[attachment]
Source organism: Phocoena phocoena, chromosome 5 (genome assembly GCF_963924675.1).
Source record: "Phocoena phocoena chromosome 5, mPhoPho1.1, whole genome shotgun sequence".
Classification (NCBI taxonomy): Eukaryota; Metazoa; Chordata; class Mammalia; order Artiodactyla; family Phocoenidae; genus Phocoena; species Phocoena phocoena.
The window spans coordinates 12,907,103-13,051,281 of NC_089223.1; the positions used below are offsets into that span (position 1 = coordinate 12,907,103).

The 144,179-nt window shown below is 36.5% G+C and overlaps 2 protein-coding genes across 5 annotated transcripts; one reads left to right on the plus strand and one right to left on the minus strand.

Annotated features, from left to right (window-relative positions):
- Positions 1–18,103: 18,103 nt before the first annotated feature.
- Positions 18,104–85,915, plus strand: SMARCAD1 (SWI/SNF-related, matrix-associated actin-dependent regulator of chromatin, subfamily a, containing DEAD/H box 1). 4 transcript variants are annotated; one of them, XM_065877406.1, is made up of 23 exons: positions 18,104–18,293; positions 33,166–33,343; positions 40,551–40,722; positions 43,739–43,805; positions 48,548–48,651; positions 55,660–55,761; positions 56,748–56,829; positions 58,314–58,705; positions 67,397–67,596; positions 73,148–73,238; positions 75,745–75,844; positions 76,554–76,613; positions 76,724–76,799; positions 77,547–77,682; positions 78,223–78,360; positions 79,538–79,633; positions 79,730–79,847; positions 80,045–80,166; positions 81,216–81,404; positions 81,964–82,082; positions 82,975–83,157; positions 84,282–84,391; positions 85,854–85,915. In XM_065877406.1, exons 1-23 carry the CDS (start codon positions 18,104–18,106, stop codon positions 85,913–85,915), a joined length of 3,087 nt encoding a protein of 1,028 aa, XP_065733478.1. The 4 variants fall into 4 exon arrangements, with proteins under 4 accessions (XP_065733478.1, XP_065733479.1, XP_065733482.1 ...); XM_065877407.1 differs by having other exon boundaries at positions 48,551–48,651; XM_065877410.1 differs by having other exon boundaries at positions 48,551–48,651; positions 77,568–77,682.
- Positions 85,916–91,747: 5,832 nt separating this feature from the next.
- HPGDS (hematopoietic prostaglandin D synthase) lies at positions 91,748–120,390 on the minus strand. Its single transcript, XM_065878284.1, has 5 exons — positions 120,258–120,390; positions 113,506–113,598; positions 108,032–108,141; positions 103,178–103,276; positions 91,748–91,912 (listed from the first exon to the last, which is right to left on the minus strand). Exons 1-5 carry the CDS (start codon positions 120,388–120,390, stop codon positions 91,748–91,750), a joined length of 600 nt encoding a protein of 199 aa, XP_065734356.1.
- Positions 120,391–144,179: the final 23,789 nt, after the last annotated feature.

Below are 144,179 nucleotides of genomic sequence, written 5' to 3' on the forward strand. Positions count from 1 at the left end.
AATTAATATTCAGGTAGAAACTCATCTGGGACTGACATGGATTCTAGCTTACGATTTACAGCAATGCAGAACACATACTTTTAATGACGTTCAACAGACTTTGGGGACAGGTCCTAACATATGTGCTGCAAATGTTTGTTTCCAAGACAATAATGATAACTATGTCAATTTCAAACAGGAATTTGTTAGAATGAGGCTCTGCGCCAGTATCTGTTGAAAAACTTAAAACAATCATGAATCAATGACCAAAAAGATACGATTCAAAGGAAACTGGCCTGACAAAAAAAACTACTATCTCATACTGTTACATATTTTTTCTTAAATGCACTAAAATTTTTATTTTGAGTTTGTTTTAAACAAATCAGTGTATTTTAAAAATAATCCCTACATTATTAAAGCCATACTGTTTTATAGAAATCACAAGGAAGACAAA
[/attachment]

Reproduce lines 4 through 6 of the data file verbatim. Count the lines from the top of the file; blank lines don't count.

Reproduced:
The window spans coordinates 12,907,103-13,051,281 of NC_089223.1; the positions used below are offsets into that span (position 1 = coordinate 12,907,103).

The 144,179-nt window shown below is 36.5% G+C and overlaps 2 protein-coding genes across 5 annotated transcripts; one reads left to right on the plus strand and one right to left on the minus strand.

Annotated features, from left to right (window-relative positions):